Cliches are bad, but sometimes they do say things the best – and an all-time great cliche is “When the going gets tough, the tough get going.” As we wind down the NBA season and the MVP conversation heats up, it got us to wondering how the inverse of this philosophy can apply to that awards race.
Which players are at their best against the league’s most shambolic defenses? Which players shine against the weaker defenses, but fail to show up against the tougher ones? And how do you go about measuring the difference?
RealGM.com has a number of filters you can use to measure teams, including “top 10 defenses” and “bottom 10 defenses.” To start, I compiled the PERs for players against the former and the latter, then put them on a chart. (For an interactive version of the chart, click here).
First, a little bit about how to read this chart. The further to the right a player is, the better he is against weaker opponents; the farther up he is, the better he is against stronger defenses. The sloped line running through is a trend line.
Obviously, most players are going to be a little better against weaker defenses. The trendline offers a way of adjusting for that. Players above the line are stronger against better defenses, and those below it are weaker. The further above or below the line a player is, the more that difference is amplified.
Let’s consider some observations from this.
First, James Harden is a beast, and his performance against elite defenses reinforces his frontrunner status as the league’s Most Valuable Player. While he does have a slightly higher PER against bottom 10 defenses, he also has the best PER against good ones (29.5). Regarding raw numbers, he has averaged 30.9 points, 8.8 assists, and 6.0 rebounds per game against teams towards the bottom of the league. Those fluctuate a bit against the best defenses in the NBA: 32.2 points (the best mark in the league), 8.2 assists, and 5.2 rebounds a night.
The next-highest scoring average belongs to Damian Lillard, whose name doesn’t show up on the chart. However, he is represented by the Portland Trail Blazers’ logo over to the left of Harden. Among players with a PER better than 20 against weak defenses, Lillard improves his the most against better defenses, where he goes from a PER of 25.4 to a PER of 27.9. DeMar DeRozan, Enes Kanter, Nikola Jokic, Karl-Anthony Towns, and Steven Adams are the only other players who actually see their PER go up against stingy squads.
Moving into more of the middle ground and away from the star-caliber players, two shooters who do remarkably well against elite teams are Otto Porter and Nick Young. Porter’s PER rises by 6.6 points, while Young’s skyrockets by 7.4 points. If you’re an Atlanta Hawks fan hoping for better things in the future, there’s some good news: Taurean Prince’s plus-6.8 spike has to be encouraging, as well as John Collins at plus-3.7.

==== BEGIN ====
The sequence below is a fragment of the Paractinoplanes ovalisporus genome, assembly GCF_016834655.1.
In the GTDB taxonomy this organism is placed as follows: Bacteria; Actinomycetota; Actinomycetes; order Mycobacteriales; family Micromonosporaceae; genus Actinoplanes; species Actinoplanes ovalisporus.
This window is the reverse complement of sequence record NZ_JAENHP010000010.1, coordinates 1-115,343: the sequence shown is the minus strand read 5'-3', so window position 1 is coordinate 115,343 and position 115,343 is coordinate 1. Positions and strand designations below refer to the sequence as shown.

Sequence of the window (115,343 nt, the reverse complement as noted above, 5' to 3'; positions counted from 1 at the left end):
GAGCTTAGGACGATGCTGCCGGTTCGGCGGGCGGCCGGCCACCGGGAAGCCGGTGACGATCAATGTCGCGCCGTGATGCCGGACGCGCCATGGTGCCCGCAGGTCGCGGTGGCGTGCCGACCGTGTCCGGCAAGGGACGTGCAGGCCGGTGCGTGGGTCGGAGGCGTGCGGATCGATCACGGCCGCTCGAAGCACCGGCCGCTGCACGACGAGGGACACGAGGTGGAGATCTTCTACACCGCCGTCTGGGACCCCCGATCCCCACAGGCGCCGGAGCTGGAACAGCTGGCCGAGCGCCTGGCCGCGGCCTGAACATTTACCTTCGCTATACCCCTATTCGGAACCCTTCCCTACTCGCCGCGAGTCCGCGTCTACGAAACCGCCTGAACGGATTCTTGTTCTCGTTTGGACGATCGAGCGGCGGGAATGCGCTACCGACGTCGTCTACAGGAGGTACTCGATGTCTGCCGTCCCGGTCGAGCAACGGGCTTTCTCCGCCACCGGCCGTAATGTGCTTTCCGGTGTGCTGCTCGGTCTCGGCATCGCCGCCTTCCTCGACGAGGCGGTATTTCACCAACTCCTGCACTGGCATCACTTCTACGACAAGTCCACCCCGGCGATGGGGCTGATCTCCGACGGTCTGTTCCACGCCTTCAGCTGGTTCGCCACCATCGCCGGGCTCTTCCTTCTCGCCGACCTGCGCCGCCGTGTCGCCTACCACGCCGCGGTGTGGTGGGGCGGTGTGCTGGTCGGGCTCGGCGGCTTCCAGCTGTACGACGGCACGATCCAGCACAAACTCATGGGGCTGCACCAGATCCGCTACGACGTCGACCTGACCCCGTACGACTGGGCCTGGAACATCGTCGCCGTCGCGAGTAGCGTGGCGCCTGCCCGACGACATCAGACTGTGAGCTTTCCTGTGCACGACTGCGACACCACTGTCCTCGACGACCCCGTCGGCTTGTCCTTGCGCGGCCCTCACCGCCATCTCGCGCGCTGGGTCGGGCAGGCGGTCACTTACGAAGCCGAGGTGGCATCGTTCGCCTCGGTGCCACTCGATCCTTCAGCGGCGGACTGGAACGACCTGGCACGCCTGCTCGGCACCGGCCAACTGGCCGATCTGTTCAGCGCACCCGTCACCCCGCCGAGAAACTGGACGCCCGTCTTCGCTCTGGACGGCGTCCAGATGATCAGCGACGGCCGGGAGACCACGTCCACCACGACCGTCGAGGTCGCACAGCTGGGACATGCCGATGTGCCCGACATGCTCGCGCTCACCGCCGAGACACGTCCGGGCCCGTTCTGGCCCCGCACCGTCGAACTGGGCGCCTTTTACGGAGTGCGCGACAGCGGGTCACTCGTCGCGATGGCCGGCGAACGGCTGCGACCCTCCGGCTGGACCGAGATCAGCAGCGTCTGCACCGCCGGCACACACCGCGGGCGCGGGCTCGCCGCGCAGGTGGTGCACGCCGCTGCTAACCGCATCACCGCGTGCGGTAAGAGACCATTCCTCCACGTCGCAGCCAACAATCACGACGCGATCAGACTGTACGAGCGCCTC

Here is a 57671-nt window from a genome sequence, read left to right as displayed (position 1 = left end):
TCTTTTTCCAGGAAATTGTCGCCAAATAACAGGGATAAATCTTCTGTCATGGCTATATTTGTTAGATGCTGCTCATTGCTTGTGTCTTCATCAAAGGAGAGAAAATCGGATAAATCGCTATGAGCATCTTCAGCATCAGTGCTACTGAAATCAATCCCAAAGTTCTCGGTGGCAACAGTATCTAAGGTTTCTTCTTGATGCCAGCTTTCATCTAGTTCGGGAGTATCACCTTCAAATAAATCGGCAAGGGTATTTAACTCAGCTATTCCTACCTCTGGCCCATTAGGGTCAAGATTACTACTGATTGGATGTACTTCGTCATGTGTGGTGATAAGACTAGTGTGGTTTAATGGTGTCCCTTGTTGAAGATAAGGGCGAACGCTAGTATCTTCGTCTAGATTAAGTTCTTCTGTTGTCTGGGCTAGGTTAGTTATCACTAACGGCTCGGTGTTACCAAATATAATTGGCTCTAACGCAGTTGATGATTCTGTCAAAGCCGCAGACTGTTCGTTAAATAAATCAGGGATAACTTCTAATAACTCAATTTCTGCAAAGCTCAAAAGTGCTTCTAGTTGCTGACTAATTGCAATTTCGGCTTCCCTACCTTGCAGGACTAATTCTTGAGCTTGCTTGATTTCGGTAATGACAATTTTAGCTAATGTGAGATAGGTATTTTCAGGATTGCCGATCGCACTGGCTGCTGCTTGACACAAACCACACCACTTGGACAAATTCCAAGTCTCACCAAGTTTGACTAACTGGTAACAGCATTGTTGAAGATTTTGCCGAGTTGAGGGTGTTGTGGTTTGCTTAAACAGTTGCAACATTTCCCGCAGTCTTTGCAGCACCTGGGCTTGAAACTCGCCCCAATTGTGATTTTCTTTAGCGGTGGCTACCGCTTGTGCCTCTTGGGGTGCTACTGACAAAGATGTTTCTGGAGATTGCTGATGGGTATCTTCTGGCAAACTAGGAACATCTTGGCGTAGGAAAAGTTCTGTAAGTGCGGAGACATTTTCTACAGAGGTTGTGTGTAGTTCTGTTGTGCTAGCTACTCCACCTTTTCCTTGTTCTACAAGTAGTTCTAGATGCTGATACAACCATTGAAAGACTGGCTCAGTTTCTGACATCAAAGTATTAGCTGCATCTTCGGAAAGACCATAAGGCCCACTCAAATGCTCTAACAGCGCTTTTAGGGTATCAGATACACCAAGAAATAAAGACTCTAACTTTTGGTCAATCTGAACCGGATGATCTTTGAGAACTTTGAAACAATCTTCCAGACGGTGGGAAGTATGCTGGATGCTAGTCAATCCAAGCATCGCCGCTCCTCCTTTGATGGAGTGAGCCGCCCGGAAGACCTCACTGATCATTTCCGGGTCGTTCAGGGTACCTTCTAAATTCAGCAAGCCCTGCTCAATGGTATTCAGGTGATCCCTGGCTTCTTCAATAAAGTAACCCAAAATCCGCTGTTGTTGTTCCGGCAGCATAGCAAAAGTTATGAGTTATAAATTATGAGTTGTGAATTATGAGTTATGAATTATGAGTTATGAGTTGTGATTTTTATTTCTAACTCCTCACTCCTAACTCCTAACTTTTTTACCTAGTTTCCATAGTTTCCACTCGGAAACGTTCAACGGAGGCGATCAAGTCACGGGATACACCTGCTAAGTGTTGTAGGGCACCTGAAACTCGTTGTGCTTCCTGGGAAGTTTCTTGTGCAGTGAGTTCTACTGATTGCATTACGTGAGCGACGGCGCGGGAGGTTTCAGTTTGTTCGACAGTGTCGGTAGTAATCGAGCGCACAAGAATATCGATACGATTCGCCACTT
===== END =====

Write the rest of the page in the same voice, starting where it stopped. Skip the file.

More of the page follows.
On the other side of the coin, we have Skal Labissiere. His PER against the worst defenses in the league is 20.9, but it falls off a cliff to 6.0 against the upper-tier ones.
Among players more widely-regarded as stars, the worst offender might be a bit of a surprise. Kristaps Porzings’ PER drops by 8.7 points when facing better opponents. Other star-caliber players who struggle the most are Dwayne Wade (minus-7.1), Eric Bledsoe (minus-6.7), and in a shocker, Stephen Curry (minus-6.6).
There might be an inclination on that last one for some fans to defend Curry’s fall-off by saying something about how he doesn’t play fourth quarters in blowouts but remember, PER is a minute-adjusted stat. Furthermore, while Kevin Durant does do “worse” overall against better opponents, he’s well above the line — he’s the Warriors logo two spots beneath Towns.
And in one additional note about players who ostensibly struggle against better teams, LeBron James falls off precipitously, but he’s also still really, really good against top-tier squads. His PER against the league’s worst is 29.9, while his PER against the elite is 25.4. If he had a PER of 25.4 against everyone, it would be the eighth-best mark in the league. LeBron James is very good at basketball.
One final random observation: It’s interesting that Victor Oladipo is actually slightly higher than Russell Westbrook against both the top-10 and bottom-10 defenses. They are represented by the Oklahoma City Thunder and Indiana Pacers’ logos right next to each other over by LaMarcus Aldridge.
As far as how this affects the MVP conversation, it would seem to reinforce Harden’s case.
While the award tends to go to the player who is considered to have the best year, there is something to be said for the way a player helps their team perform in the games where the stakes are the highest. As this shows, that has been Harden, whose brilliance has been well-documented this year. Additionally, Lillard and DeRozan both deserve to get more love if you think this is something that has to be factored into the MVP race.
The main player that would seem to take a hit is Curry. He’s still an outstanding basketball player, one whose numbers and impact on a team that is almost certainly going to win at least 60 games make it so he belongs in the MVP discussion. But looking at his impact against the best teams in the league is a reason for pause, at least for now, but since he’s Stephen Curry, he probably doesn’t mind what his numbers look like against anyone as long as the Warriors win a title.